حرکت و استراتژی های مخالف در بازارهای بین المللی سهام : شواهد بیشتر
|کد مقاله||سال انتشار||مقاله انگلیسی||ترجمه فارسی||تعداد کلمات|
|19061||2005||21 صفحه PDF||سفارش دهید||محاسبه نشده|
Publisher : Elsevier - Science Direct (الزویر - ساینس دایرکت)
Journal : Journal of Multinational Financial Management, Volume 15, Issue 3, July 2005, Pages 235–255
Previous studies have shown that market participants underestimate earnings growth for past winner stocks, and that growth stocks are more sensitive to earnings surprises. These findings suggest implementing momentum strategies with growth stocks. This study investigates linkages between value versus growth investment styles and momentum strategies in international markets. In addition, we extend Jegadeesh and Titman (2001)-type tests, which attempt to distinguish between competing explanations of the momentum phenomenon, to international market indices. Our full sample results show that momentum profits are concentrated in the growth indices, and that there is evidence of short-term overreaction in these and other indices that is subsequently corrected. Our subsample results are mixed; there is some evidence that the profitability of momentum (but not contrarian) strategies persists in the post-December 1987 period. However, unlike the earlier period, there is no evidence that markets overreact and that these overreactions are subsequently corrected.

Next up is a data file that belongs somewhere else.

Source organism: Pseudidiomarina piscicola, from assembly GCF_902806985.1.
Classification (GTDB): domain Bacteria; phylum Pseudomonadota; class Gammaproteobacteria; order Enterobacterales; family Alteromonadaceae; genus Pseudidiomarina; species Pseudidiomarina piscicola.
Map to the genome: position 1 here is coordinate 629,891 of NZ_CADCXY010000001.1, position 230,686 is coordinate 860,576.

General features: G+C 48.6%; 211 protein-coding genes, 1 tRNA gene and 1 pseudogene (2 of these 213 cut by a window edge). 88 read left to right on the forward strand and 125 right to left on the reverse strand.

In recent years, practitioners and academic scholars have found that some relatively simple trading strategies based on past cross-sectional stock returns yield significant abnormal profits. Researchers divide these strategies into two major categories: the contrarian strategy that relies on price reversals and the momentum strategy based on price continuations. For the U.S. Stock Market, DeBondt and Thaler (1985) investigate return patterns over extended periods of time and find that contrarian strategies perform exceptionally well over 3–5-year horizons. In contrast, Jegadeesh and Titman (1993) document that strategies that buy winner stocks and sell loser stocks (i.e. momentum strategies) generate significant positive returns (about 1% per month) over 3–12-month holding periods. In a comprehensive investigation, Conrad and Kaul (1998) find both momentum and contrarian profits in the U.S. market, depending on the time horizon investigated. Specifically, the contrarian strategy is profitable for short-term (weekly, monthly) and long-term (2–5 years, or longer) intervals, while the momentum strategy is profitable for medium-term (3–12-month) holding periods.3 Many studies have found that momentum strategies work in international stock markets, although findings have not been uniform.4Rouwenhorst (1998) examines twelve European markets’ stock returns between 1980 and 1995. He finds that an internationally diversified portfolio of past medium-term winners outperforms a portfolio of medium-term losers by more than 1% per month after taking risk factors into consideration. He also presents evidence that European and U.S. momentum strategies have a common component suggesting that a common factor may drive the profitability of momentum strategies in both the U.S. and international markets. Echoing these findings, Schiereck et al. (1999) report substantial intermediate horizon profits to momentum strategies in the German market, and find that the German and U.S. markets behave very similarly. Van Dijk and Huibers (2002) link momentum profits in European markets to analyst behavior. Specifically, they find that analysts systematically underestimate earnings for strong price-momentum stocks, underestimate autocorrelation in earnings growth between consecutive years, and are in general too slow to adjust their earnings forecasts.5 They suggest that further research should focus on the relative importance of the underreaction explanation for momentum. Hon and Tonks (2003) examine momentum strategies in the U.K. stock market. Interestingly, they report strong evidence for momentum profits out to 24-month horizons, but only for 1977–1996. They find no evidence of momentum profits in the earlier 1955–1976 period in the U.K. In general, evidence for momentum profits is weaker in Asian markets. Chui et al. (2000) report evidence for momentum profits in these markets, but with the notable exceptions of those in Japan and Korea. Hameed and Kusnadi (2002) find virtually no evidence of momentum profits in the stock markets of six Pacific Basin countries, and although Kang et al. (2002) do find significant momentum profits at 3–6-month horizons in the Chinese market, their study was confined to the “A” shares traded exclusively by local investors. Because of the wide availability of country index data, many studies of momentum and contrarian strategies in international equity markets have examined these strategies at the country (as opposed to individual firm) level.6 These studies attempt to assess if investors under and/or overreact to information not only at the level of the individual stock, but more systematically on a countrywide basis. Evidence for mean reversion in country stock indices, which is related (albeit imperfectly) to the success of DeBondt and Thaler (1985)-style contrarian strategies, is reported by Richards (1995) and Balvers et al. (2000). Richards (1997) finds that the DeBondt and Thaler contrarian strategies applied to country indices earn annualized excess returns of approximately 6% at three and 4-year horizons, and that these excess returns are statistically significant. Richards also reports annualized momentum profits of around 3% per annum at 3–12-month horizons, but these are not significant. However, Asness et al. (1997) and Balvers and Wu (2002) do report significant momentum profits in country indices at 6–12-month horizons. Chan et al. (2000) also use international equity indices and examine three different phenomena in their study, i.e. country-specific momentum profitability; the relation among momentum profits, interest rate and exchange rate movements; and, the relation between momentum profits and trading volume. From these tests, they conclude that the momentum profits arise mainly from time-series predictability in stock market indices, rather than from interest rate or exchange rate movements. In contrast to the U.S. market, where momentum profits generally require ranking and holding periods in excess of 3 months, they also find significant positive profits for short holding periods (less than 4 weeks) in the international equity indices. The causes of momentum and/or contrarian profits have been the subject of considerable debate. One debate revolves around whether momentum profits can be reconciled with market efficiency. Those who argue that such reconciliation is possible stress that observed momentum profits may be a product of data mining, and/or that momentum profits are simply fair compensation for risk. While data mining is always a possibility, it is unlikely to be the major explanation for the momentum anomaly, given that roughly similar strategies have been shown to work in a variety of global settings, and for different subperiods in the U.S. as documented by Conrad and Kaul (1998). Furthermore, Jegadeesh and Titman (2001) find that in U.S. markets, over the 1990–1998 sample period (which was not included in their original 1993 paper) momentum strategies continue to be profitable, and past winners outperform past losers by about the same magnitude as in the earlier period.7 Similarly, as Korajczyk and Sadka (2004) note, the consensus in the literature is that risk factors do not completely explain intermediate horizon momentum profits. Fama and French (1996) concede that their three-factor asset-pricing model does not explain returns to momentum portfolios. Nevertheless, some studies, e.g. Conrad and Kaul (1998), have indicated momentum profits could be a by-product of certain stocks being riskier than others in some unknown way, and thus having higher expected returns. This is because momentum strategies take long (short) positions in stocks with high (low) past returns; if these past returns are high (low) because of unknown systematic risk factors, then the same stocks should continue to earn relatively high (low) returns in future periods. If this interpretation is correct, then momentum profits can be consistent with market efficiency. Conrad and Kaul (1998) argue that the cross-sectional variation in the mean returns of individual securities plays an important role in their profitability, and could potentially account for the profitability of momentum strategies. However, recent findings reported by Jegadeesh and Titman, 2001 and Jegadeesh and Titman, 2002 cast substantial doubt on the Conrad and Kaul Hypothesis. If momentum profits were due primarily to cross-sectional differences in mean returns, then past winners (losers) should continue to be superior (inferior) performers indefinitely into the future. Instead, Jegadeesh and Titman (2001) find that momentum portfolio (winners minus losers) returns are positive only during the first 12 months of portfolio formation; if anything, momentum portfolio returns beyond this 12-month horizon are negative. As another risk-based explanation, Chordia and Shivakumar (2002) allege that momentum profits are explained by exposure to macroeconomic risk factors; however, Griffin et al. (2003) demonstrate that this linkage does not exist in an international context. In addition to Jegadeesh and Titman (2001), other studies have reported results consistent with behavioral models (e.g. Barberis et al., 1998, Daniel et al., 1998, Hong and Stein, 1999) that suggest that investors initially underreact and, ultimately, overreact to new information. Chan et al. (1996) show that stock prices underreact to earnings news and momentum profits concentrate on subsequent earnings announcements. Also, they suggest that investors tend to engage in herding behavior. Lakonishok et al. (1992) find evidence of underreaction for pension fund managers, while Grinblatt et al. (1995) report similar behavior by mutual funds. However, in a comprehensive study of institutional investors, Badrinath and Wahal (2002) find significant differences in trading practices across different classes of institutions (e.g. banks, pension funds, investment advisors and mutual funds), and caution against making broad generalizations concerning institutional trading behavior. Another anomaly that has received a great deal of attention in the finance literature is the value/glamour anomaly. Many studies have found that a strategy of investing in value stocks (i.e. those with relatively low market-to-book ratios, P/E ratios or past earnings growth) produces higher returns than investing in growth stocks in the U.S. as well as in international markets. Researchers have offered a variety of reasons for this performance difference. Fama and French (1993) argue that higher average returns on value stocks merely compensate for the higher risk they bear; value stocks have positive loadings on a factor related to relative distress. On the other hand, Lakonishok et al. (1994) and other studies argue that value strategies earn higher returns because these strategies exploit the suboptimal behavior of the typical investor. Investors irrationally extrapolate past earnings growth, thereby overvaluing companies that have performed well in the past, and undervaluing those that have performed poorly. Finally, still another branch of the asset pricing literature (see, for example, Kothari et al., 1995) holds that the superior past performance of value stocks likely arises from data snooping, which finds accidental patterns in historical data that are unlikely to be repeated in the future. The main purposes of this study are to investigate linkages between value/glamour and momentum strategies in international markets, and to extend Jegadeesh and Titman (2001)-type tests, which attempt to distinguish between competing explanations of the momentum phenomenon, to international market indices. There are two reasons why momentum strategies may work better if implemented with growth stocks. First, as Chan et al. (1996) show for the U.S. and Van Dijk and Huibers (2002) show for European markets, analysts underestimate future earnings growth for past winner stocks. Skinner and Sloan (2002) demonstrate that growth stock prices are considerably more sensitive to earnings surprises; consequently, if past winner stocks experience positive earnings surprises on average, these surprises will have a greater impact on those winner stocks that are also growth stocks. A second issue regarding growth stocks is that there is greater uncertainty in their valuation. As Miller (1977) argues, in an environment in which short selling is at least somewhat restricted, the most optimistic investors have a disproportionate impact on stock prices. The greater the dispersion of opinion as to what a stock is worth, the greater the likelihood that a stock will be overvalued. Thus, we conjecture that growth stocks are more likely to be mispriced. If our conjecture is correct, we would expect much of the momentum profits generated by holding past winner growth stocks to reverse if these stocks are held beyond the 1-year horizon past studies have found optimal for implementing momentum strategies. Linkages between the momentum and the value/growth phenomena have been examined in U.S. markets, but not in a global context. Asness (1997) directly studies this interaction in the U.S. market during the period of 1963–1994 and concludes that both value and momentum strategies are effective, although value and momentum measures are negatively correlated. Grinblatt and Moskowitz (2003) similarly report that, controlling for market capitalization, momentum strategies work better if implemented with low book-to-market (i.e. growth) stocks. In this study, we examine momentum and contrarian strategies at the country index level using the Morgan Stanley Capital International (MSCI) growth, value and blended indices. If growth stocks are more sensitive to earnings surprises than value stocks, we would intuitively expect that momentum strategies would work better within the growth indices, and this is exactly what our results show. An examination of performance by months after portfolio formation reveals that somewhere between 7 and 10 months after formation, the momentum portfolios, which initially earn large positive returns, begin earning negative returns. This underperformance continues out to 36 months after formation. However, this underperformance, while highly significant, is qualitatively similar for the growth and value indices. Thus, our second conjecture that growth stocks are more likely to be mispriced, is not strongly supported. In addition to testing for momentum and contrarian profits in our full sample (December 1974–November 2000), we also conduct tests for two approximately equal-length subperiods, December 1974–November 1987, and December 1987–November 2000. During the later period, overall equity indices for 13 emerging markets are also available from MSCI, enabling us to ascertain the profitability of momentum/contrarian strategies in emerging market indices, and to compare these with developed markets. Our subperiod results show that, in developed markets, evidence for contrarian profits is much weaker in the post-December 1987 period than in the previous period. The momentum profits may persist to some degree (depending on the methodology employed); however, contrary to the earlier period, there is no evidence of investor overreaction post-1987. Similarly, in emerging markets, momentum profits appear to be present post-1987, but at most time horizons the variance of returns is too large to draw meaningful statistical inferences at conventional levels. The balance of this paper is organized as follows: the basic methodology and data are described in Section 2. Section 3 contains more detailed descriptions of the specific empirical tests and their results. Section 4 concludes the paper.